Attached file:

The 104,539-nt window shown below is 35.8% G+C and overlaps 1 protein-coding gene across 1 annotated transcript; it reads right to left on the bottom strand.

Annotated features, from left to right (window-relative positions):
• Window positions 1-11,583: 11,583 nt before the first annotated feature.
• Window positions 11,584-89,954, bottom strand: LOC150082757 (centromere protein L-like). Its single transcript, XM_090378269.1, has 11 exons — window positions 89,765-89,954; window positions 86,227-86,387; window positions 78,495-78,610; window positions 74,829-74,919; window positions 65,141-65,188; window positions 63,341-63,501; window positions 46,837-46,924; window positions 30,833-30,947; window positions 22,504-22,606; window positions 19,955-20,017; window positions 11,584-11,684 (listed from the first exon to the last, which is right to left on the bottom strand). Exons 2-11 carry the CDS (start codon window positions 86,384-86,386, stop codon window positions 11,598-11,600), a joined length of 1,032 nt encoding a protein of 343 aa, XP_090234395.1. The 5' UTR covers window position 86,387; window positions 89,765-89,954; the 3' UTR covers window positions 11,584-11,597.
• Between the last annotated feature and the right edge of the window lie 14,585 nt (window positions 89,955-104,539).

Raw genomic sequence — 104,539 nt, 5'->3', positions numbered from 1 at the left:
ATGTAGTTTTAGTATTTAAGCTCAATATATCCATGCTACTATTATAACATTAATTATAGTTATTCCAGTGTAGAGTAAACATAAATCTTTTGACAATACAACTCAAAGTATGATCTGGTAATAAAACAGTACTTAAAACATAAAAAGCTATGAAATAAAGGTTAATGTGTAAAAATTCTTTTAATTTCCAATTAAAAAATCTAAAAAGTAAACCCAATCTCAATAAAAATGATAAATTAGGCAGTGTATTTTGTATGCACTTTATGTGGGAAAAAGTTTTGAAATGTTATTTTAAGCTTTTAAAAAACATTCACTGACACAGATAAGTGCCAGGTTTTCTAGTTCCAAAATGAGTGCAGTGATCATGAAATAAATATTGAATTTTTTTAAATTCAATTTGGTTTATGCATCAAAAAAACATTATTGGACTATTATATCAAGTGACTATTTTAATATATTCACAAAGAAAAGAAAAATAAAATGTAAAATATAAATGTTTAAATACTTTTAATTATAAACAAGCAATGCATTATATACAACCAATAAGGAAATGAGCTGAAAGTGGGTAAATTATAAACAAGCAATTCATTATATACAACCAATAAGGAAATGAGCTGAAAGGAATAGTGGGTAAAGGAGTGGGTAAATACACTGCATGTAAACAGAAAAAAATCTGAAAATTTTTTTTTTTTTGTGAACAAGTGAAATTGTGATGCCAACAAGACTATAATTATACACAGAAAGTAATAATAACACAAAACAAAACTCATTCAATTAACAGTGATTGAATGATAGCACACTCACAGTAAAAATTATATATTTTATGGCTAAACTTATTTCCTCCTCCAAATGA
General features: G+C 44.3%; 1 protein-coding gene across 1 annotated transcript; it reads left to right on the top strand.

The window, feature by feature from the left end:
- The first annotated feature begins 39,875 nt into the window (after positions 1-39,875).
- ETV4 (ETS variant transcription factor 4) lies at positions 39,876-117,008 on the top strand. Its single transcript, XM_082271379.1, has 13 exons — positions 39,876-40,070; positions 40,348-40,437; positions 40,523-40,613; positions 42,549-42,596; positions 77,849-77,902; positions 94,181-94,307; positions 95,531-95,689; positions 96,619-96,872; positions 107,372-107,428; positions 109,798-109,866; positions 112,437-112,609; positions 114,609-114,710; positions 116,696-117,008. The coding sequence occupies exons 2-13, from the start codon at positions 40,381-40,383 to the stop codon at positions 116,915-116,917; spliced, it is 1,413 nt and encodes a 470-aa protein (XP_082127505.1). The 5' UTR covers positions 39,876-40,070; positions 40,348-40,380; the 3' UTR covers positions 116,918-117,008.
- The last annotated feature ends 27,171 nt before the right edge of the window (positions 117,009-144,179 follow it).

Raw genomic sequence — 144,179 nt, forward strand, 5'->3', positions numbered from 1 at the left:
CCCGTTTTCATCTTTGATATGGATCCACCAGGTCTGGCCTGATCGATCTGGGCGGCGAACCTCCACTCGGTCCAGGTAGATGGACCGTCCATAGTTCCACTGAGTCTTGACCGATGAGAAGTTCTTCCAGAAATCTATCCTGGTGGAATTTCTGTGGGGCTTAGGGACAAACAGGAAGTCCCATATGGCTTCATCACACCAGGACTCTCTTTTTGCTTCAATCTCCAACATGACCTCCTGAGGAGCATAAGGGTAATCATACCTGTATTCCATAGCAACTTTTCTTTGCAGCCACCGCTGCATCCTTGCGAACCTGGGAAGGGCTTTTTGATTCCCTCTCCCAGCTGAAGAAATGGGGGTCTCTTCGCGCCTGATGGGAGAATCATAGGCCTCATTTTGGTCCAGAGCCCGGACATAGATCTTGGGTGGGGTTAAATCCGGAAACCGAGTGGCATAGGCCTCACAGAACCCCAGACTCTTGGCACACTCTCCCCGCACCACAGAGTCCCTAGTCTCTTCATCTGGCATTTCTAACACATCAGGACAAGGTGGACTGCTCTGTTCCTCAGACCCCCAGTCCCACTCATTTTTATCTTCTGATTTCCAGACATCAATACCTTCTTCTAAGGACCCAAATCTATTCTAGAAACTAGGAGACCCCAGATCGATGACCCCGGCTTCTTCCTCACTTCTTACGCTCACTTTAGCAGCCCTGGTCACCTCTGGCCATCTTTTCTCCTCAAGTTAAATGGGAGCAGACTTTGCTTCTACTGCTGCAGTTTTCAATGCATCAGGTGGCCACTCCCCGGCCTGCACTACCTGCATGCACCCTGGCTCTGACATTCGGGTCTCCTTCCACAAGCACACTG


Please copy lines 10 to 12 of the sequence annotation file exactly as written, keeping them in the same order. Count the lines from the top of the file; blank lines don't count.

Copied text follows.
- The first annotated feature begins 39,875 nt into the window (after positions 1-39,875).
- ETV4 (ETS variant transcription factor 4) lies at positions 39,876-117,008 on the top strand. Its single transcript, XM_082271379.1, has 13 exons — positions 39,876-40,070; positions 40,348-40,437; positions 40,523-40,613; positions 42,549-42,596; positions 77,849-77,902; positions 94,181-94,307; positions 95,531-95,689; positions 96,619-96,872; positions 107,372-107,428; positions 109,798-109,866; positions 112,437-112,609; positions 114,609-114,710; positions 116,696-117,008. The coding sequence occupies exons 2-13, from the start codon at positions 40,381-40,383 to the stop codon at positions 116,915-116,917; spliced, it is 1,413 nt and encodes a 470-aa protein (XP_082127505.1). The 5' UTR covers positions 39,876-40,070; positions 40,348-40,380; the 3' UTR covers positions 116,918-117,008.
- The last annotated feature ends 27,171 nt before the right edge of the window (positions 117,009-144,179 follow it).